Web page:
The president recommends that the surplus revenue, after the debt shall have been paid off, should be portioned out to the different states, in proportion to their ratio of representation; which appears to be judicious, as the question of congressional power to appropriate money to road-making, &c., although of a general character, involves also the right of jurisdiction; which congress clearly has not, except where the defence of the country, or other paramount interests, are concerned.
The national debt will be totally extinguished in four years, when this country will present a curious spectacle for the serious consideration of European nations. During the space of fifty-six years, two successful wars have been carried on—one for the establishment, and the other for the maintenance of national independence, and a large amount of public works and improvements has been effected; yet, after the expiration of four years from this time, there will not only be no public debt, but the revenue arising from protecting tariff duties alone will amount to more than the expenditure by upwards of 10,000,000 dollars.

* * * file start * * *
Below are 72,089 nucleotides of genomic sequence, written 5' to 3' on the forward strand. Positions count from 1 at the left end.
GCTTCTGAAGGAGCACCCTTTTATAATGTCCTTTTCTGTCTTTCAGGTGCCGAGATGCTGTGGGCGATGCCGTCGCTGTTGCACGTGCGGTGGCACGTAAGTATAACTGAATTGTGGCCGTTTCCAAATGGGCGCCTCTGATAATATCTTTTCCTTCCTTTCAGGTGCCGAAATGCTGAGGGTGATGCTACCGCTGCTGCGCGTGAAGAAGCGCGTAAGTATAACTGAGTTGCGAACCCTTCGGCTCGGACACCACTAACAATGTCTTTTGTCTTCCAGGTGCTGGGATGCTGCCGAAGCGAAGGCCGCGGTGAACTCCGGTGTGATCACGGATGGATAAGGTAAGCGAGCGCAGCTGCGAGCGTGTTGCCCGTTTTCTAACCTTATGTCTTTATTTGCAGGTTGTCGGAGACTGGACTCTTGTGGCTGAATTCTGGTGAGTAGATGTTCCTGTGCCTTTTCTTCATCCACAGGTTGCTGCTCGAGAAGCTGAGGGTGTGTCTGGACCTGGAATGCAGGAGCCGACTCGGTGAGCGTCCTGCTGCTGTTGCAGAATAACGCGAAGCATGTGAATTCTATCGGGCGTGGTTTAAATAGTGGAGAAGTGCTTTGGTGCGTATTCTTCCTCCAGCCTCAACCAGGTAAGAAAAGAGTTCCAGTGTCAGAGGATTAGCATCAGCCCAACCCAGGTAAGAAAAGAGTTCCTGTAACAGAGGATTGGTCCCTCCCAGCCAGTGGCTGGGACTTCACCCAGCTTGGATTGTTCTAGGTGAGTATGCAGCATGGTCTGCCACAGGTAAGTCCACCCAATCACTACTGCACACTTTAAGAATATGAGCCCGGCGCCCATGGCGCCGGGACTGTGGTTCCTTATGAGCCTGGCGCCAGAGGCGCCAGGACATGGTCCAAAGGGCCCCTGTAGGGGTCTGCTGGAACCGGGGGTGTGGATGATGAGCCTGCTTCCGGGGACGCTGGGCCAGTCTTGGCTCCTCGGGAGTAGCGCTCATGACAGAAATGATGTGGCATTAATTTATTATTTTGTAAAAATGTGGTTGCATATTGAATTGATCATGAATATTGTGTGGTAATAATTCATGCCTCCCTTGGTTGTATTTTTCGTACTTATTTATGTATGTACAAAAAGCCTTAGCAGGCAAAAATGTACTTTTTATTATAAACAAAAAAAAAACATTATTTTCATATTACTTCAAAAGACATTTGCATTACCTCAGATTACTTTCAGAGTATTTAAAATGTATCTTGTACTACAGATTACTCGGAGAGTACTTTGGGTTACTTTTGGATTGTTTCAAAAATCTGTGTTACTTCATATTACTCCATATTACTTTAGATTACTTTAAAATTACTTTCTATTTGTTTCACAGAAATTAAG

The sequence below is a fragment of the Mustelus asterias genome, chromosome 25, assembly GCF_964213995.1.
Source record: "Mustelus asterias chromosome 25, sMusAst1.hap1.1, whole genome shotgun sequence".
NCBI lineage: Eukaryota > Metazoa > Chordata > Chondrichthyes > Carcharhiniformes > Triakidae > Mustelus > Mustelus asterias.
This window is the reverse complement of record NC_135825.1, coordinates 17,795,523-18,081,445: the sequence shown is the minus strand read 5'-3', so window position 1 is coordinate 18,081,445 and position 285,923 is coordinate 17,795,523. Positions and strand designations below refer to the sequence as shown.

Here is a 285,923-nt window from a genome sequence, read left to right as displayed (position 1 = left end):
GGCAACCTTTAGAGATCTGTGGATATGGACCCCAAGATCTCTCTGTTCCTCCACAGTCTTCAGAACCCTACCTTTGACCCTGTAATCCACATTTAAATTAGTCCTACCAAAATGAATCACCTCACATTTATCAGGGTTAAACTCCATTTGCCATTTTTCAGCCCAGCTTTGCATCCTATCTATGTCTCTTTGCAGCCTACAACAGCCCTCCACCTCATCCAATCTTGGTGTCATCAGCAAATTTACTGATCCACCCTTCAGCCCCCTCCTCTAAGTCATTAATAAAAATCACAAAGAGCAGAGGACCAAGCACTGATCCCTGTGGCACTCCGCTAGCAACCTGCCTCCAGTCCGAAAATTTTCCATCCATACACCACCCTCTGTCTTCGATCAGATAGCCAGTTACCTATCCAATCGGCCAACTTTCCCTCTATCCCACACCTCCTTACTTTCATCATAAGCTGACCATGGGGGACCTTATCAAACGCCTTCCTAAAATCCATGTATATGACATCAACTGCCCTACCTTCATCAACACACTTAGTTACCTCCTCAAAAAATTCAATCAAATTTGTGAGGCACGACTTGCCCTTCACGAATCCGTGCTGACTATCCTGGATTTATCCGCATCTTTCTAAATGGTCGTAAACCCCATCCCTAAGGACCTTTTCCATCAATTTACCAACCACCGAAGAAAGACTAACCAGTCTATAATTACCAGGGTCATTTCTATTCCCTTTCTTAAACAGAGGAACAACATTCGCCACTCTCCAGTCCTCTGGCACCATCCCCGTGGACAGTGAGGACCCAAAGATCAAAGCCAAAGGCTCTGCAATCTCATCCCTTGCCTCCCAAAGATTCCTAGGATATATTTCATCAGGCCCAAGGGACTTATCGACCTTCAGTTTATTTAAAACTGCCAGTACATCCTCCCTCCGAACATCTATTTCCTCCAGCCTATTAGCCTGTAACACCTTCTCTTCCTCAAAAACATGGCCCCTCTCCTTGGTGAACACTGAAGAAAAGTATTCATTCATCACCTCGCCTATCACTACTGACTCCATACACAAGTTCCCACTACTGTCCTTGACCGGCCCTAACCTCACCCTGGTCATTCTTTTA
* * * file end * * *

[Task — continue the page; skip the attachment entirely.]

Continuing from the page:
A brief abstract from the treasury report on the finances of the United States, up to the 1st January, 1831, may not be uninteresting.
Balance in the treasury, 1st January,
1828 6,668,286 10
Receipts of the year 1828 24,789,463 61 _____________ Total 31,457,749 71 Expenditure for the year 1828 25,485,313 90 _____________ Leaving a balance in the treasury, 1st January, 1829, of 5,972,435 81
Receipts from all sources during the
year 1829 24,827,627 38
Expenditures for the same year, including 3,686,542 dol. 93 ct. on account of the public debt, and 9,033 dol. 38 ct. for awards under the first article of the treaty of Ghent 25,044,358 40